MPs plan Magna Carta Digitatum

A meeting in the House of Commons has overwhelmingly backed a Digital Bill of Rights.julian_huppert_mpOn the sixty-sixth anniversary of the United Nations declaration of Human Rights, Liberal Democrat Dr Julian Huppert MP made a spirited case for a new law to enshrine basic freedoms in the online sphere and to protect citizens’ privacy, identity and anonymity.


He was scathing about the security services who use telecommunications and digital messaging for mass surveillance, and said he was “perpetually disappointed how little discussion there has been in this place” since the national Security Agency whistleblower Edward Snowden revealed the extent of listening service GCHQ’s mass surveillance of the British public’s phone calls, digital messaging and emails. As the Liberal Democrats’ Home Affairs spokesman and Technology Adviser to the Deputy Prime Minister Nick Clegg, Huppert has campaigned for the Digital Bill of Rights to become party policy.


And he blamed the lack of informed debate on the typical British attitude to spying, remarking that we take a James Bond view of the intelligence agencies and surveillance whereas the Americans still have bitter memories of Joe McCarthy, the anti-Communist witch-hunter of the 1950s and that in modern day Germany, the activities of the Stasi, the notorious East German security service that employed nearly a sixtieth of the population still creates social tensions.

Questioned about the need for security services to gather and retain ever more data in order to prevent crime and terrorism, the MP responded:

If you’re looking for a needle in a haystack, the last thing you need is for someone to throw on another load of hay. What you need is a magnet”

Dr Huppert, a Cambridge educated scientist with a PhD in Biological Chemistry from Trinity College, used a further scientific example to illustrate how to balance privacy with security.He drew a graph in the air to indicate where those two conflicting requirements should meet, and stressed the need to enshrine the same basic freedoms across the internet that the Magna Carta gave to British citizens in 1215.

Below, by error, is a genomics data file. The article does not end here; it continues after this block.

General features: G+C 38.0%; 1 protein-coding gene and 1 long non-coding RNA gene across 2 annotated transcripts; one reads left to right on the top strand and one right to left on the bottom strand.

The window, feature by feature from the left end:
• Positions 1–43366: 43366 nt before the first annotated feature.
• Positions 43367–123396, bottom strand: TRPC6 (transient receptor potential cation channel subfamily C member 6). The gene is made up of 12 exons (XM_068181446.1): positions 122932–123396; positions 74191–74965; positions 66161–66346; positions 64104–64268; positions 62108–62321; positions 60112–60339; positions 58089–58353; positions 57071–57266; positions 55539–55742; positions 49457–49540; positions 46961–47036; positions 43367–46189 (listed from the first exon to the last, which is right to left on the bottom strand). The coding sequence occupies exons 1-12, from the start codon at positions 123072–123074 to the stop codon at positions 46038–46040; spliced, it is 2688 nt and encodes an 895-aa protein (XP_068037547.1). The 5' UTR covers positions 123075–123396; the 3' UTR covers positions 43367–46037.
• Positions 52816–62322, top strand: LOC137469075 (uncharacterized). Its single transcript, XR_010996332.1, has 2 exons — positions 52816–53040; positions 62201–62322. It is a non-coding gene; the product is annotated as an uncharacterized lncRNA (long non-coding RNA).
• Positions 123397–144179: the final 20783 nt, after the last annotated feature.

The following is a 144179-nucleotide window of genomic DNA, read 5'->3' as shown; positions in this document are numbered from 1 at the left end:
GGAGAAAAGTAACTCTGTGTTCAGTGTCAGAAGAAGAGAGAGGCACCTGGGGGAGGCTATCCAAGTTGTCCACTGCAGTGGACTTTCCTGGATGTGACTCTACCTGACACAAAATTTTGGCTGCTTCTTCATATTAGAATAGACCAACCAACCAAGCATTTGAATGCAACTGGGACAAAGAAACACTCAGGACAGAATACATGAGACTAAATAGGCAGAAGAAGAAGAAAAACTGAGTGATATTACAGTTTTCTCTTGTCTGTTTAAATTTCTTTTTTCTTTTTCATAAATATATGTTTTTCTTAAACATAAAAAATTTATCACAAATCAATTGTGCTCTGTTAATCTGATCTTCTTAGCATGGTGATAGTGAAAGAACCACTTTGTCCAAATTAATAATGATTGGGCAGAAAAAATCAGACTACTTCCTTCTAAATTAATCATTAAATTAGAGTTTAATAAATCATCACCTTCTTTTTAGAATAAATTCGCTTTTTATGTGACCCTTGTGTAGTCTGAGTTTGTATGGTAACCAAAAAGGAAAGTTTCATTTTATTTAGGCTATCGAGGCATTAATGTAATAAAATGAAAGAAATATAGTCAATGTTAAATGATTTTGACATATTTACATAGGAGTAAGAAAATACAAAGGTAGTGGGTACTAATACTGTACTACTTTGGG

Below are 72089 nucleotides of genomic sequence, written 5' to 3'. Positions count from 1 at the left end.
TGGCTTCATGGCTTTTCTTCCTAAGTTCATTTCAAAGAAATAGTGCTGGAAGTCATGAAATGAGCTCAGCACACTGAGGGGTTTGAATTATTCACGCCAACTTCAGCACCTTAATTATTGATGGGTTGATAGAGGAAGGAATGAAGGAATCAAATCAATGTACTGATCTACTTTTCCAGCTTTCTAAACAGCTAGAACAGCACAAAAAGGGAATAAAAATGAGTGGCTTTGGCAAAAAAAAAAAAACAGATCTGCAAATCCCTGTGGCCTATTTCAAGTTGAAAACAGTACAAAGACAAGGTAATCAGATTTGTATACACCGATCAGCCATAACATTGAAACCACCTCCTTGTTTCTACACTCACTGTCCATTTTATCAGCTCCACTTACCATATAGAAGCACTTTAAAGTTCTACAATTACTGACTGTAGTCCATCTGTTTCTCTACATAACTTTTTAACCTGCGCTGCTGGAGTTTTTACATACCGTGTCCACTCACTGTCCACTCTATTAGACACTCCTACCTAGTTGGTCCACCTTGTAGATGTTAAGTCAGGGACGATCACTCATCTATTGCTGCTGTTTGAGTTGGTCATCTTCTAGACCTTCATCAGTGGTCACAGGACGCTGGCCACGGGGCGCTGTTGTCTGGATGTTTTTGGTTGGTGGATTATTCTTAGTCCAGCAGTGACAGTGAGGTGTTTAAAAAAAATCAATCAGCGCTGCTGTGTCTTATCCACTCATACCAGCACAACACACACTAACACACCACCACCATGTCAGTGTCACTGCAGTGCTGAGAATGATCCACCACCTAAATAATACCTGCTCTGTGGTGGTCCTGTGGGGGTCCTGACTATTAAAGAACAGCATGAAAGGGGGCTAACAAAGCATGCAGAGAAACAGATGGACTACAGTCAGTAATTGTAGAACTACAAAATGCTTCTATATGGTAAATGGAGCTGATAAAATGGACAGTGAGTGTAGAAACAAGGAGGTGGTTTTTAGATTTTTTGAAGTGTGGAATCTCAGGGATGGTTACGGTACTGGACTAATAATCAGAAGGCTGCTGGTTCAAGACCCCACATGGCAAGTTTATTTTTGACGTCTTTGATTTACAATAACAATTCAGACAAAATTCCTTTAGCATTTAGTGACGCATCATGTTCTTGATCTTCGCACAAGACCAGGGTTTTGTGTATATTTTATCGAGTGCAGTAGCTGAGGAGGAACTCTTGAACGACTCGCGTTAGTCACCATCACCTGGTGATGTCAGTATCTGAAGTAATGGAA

As a step in that direction he said he had voted for a ‘sunset clause’ setting a time limit on the Government’s latest new law which gives the authorities the power to demand the retention of data so that it can be used for surveillance. The measure known as DRIP (Digital Retention and Investigatory Powers Act) now expires at the end of 2016, ensuring that it must be debated again and may be scrapped at that point in the future.

Two of the forty-nine rebel MPs who voted against the measure, Labour’s Tom Watson and the Conservative David Davis, are seeking judicial review, claiming that DRIP is not lawful. They are backed by the human rights campaign Liberty.


In the Digital Rights Bill meeting, a counter-argument came from lawyer Michael Drury, the ex legal services chief from the Government listening station GCHQ. Drury said that it was a political choice to require data to be collected and retained, and one that he finds defensible since the nation has a right to protect itself. Drury could not attend and his contribution was pre-recorded. Listen below to an extract..


Expert cryptographer Professor Fred Piper, on the other hand, backed the MP’s call for a Digital Bill of Rights. He said the answer to ‘Is it needed? is ‘yes’ and the debate should be about what it contains.

Prof Fred Piper of Royal Holloway

Prof Fred Piper of Royal Holloway University of London